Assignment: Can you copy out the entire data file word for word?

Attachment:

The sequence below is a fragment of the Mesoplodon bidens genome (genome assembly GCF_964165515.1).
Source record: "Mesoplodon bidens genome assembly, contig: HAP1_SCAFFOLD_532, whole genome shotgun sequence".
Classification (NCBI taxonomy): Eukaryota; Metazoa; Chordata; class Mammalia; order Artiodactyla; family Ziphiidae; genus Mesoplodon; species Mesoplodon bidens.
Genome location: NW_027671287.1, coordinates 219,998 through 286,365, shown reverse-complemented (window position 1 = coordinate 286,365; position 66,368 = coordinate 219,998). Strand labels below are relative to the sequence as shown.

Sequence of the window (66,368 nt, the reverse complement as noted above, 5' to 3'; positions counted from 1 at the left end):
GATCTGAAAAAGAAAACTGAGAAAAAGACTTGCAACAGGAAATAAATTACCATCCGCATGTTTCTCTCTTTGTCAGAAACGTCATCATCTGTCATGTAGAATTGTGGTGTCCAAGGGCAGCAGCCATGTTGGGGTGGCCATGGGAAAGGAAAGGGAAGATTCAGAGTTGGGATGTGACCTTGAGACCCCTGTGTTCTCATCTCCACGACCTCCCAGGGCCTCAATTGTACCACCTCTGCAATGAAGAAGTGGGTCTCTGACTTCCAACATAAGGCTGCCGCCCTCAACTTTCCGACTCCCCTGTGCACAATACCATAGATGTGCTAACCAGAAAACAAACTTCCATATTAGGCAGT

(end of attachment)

The sequence below is a fragment of the Mesoplodon bidens genome (genome assembly GCF_964165515.1).
Source record: "Mesoplodon bidens genome assembly, contig: HAP1_SCAFFOLD_532, whole genome shotgun sequence".
Classification (NCBI taxonomy): Eukaryota; Metazoa; Chordata; class Mammalia; order Artiodactyla; family Ziphiidae; genus Mesoplodon; species Mesoplodon bidens.
Genome location: NW_027671287.1, coordinates 219,998 through 286,365, shown reverse-complemented (window position 1 = coordinate 286,365; position 66,368 = coordinate 219,998). Strand labels below are relative to the sequence as shown.

Sequence of the window (66,368 nt, the reverse complement as noted above, 5' to 3'; positions counted from 1 at the left end):
GATCTGAAAAAGAAAACTGAGAAAAAGACTTGCAACAGGAAATAAATTACCATCCGCATGTTTCTCTCTTTGTCAGAAACGTCATCATCTGTCATGTAGAATTGTGGTGTCCAAGGGCAGCAGCCATGTTGGGGTGGCCATGGGAAAGGAAAGGGAAGATTCAGAGTTGGGATGTGACCTTGAGACCCCTGTGTTCTCATCTCCACGACCTCCCAGGGCCTCAATTGTACCACCTCTGCAATGAAGAAGTGGGTCTCTGACTTCCAACATAAGGCTGCCGCCCTCAACTTTCCGACTCCCCTGTGCACAATACCATAGATGTGCTAACCAGAAAACAAACTTCCATATTAGGCAGT